One of the big GMing theory questions that constantly goes through my head is how to make important things stand out to the players. I’ve done a few  articles  in the past about how to do this. Still, I keep coming back to the concept and ways to do it better. While thinking about this the other day, one key concept keeps sticking in my head:
If you want it to be remembered, it has to stick out. Put it in a red dress.
Ok, so I’m dating myself a bit here, but I remember the Matrix movies from when they first came out. The one big takeaway that I pulled from those movies is the red dress scene. Remember the scene  where Neo is learning about the matrix and gets entranced by the woman in the red dress in a midst of black suited corporate types? Yup, it always struck me that the girl in the red dress was blatant and meant to stand out. I always thought how cheesy that was, but the more I thought about it the more I realized I still remember the woman in the red dress. That keeps sparking a thought in my head in relation to gaming.
If you want something remembered, make it stand out from the scenery around it in some way.
That’s right, make it bold, make it stand out, make it divergent from the background if you want it to be noticed. Even if it feels like it is breaking the game reality or is over the top. If you don’t want it to be forgotten, make it BOLD in a way nothing else is!
The paradigm exists in all sorts of media. In video games, any item you can interact with is almost always brighter than the background or has a small glow around it. In old animation, moving characters were given the appearance of vibrance by raising the plates of the cels a few millimeters above the plates for the backgrounds. In most writing, only the important details are focused on after the initial description of the setting.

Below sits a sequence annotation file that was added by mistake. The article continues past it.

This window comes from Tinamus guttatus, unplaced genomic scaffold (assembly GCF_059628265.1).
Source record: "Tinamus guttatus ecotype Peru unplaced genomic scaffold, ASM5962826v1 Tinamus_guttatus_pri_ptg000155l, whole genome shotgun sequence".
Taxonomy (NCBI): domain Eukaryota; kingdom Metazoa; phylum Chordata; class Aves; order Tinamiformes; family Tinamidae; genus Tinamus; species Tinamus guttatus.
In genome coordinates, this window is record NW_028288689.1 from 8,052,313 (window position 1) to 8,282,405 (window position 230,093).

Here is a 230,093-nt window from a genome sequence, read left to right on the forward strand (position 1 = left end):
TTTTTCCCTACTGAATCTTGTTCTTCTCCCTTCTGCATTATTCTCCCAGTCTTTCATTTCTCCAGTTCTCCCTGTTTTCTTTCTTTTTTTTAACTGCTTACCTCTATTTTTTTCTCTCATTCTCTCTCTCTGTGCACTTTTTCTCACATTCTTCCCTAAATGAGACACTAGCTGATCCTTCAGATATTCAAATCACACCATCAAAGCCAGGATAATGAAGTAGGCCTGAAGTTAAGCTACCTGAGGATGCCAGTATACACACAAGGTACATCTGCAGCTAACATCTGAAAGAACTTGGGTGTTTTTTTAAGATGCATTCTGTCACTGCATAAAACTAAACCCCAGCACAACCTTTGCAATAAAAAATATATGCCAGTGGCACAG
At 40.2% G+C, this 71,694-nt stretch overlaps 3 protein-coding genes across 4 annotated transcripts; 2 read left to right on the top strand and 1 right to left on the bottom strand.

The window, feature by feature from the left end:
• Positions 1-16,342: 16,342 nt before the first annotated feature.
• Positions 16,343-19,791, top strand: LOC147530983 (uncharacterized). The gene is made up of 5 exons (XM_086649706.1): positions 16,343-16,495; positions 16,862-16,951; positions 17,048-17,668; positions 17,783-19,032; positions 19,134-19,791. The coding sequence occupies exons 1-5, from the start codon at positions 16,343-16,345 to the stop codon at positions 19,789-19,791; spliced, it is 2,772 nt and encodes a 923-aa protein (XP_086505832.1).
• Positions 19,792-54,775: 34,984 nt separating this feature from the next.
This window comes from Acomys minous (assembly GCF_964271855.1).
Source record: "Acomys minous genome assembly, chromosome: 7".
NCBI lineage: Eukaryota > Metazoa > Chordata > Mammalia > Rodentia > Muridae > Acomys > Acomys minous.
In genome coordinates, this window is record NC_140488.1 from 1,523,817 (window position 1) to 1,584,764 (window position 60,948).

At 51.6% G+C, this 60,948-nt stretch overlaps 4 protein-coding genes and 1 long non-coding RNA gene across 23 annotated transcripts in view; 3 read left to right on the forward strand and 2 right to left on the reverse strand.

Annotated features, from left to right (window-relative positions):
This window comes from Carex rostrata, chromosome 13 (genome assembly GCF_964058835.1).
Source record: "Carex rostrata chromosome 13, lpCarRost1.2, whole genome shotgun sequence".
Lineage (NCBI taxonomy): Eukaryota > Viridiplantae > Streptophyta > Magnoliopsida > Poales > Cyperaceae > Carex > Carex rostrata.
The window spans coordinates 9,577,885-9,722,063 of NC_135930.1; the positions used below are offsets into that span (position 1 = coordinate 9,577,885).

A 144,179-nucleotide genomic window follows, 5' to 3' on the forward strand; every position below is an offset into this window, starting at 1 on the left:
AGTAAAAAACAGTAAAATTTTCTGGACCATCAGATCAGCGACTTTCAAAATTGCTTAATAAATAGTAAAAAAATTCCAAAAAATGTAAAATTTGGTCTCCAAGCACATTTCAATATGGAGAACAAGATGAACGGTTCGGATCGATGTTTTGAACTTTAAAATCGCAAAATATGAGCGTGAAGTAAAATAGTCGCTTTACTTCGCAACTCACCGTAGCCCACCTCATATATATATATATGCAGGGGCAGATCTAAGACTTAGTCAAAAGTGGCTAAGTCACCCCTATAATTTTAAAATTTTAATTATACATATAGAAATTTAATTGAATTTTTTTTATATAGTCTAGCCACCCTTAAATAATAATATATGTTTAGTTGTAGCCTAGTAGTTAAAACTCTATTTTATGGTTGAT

Too often as Game Masters, we want things to flow organically and every element to be part of a diverse backdrop. But how many times have you watched players struggling to pick out that one vital clue to solve the puzzle or social situation? When you want an element in your game to stick out, doll it up and make it front stage.
There are3 major things we have to think about when thinking about the actual scene playing out at the table:
- Despite props, maps, scenery, description, and all the other things we do to make the game occur at the shared space of the table, the final movie theater is in each individual player’s mind. They each control how bright or bland things are for their experience.
- There are rarely medium grounds inside the mental theater of players’ minds. Things being imagined are almost always either very scant and fuzzy with only the important things being in focus, or everything is vivid and bright and you have very little control over how they imagine things once you’ve described them.
- Players don’t see it from the character’s perspective. Looking at a situation from the outside, let a long being described the major elements of it by someone else, is a far distance from actually being there and experiencing it. The things you describe (such as the innocuous person slipping a knife back into their belt) are going to be ignored or picked up on with gusto, but they are never going to be the same as if the person were there.
And that means…
that any important element has to be distinct from the landscape in some way, i.e. the red dress in a sea of black suits. Not every element needs a red dress, but if you want it to be big and remembered, then it needs to shine like the woman in the red dress.
So what do you do to dress up your NPCs, plot pieces, important clues, and other game stuff? What are your red dresses when you GM?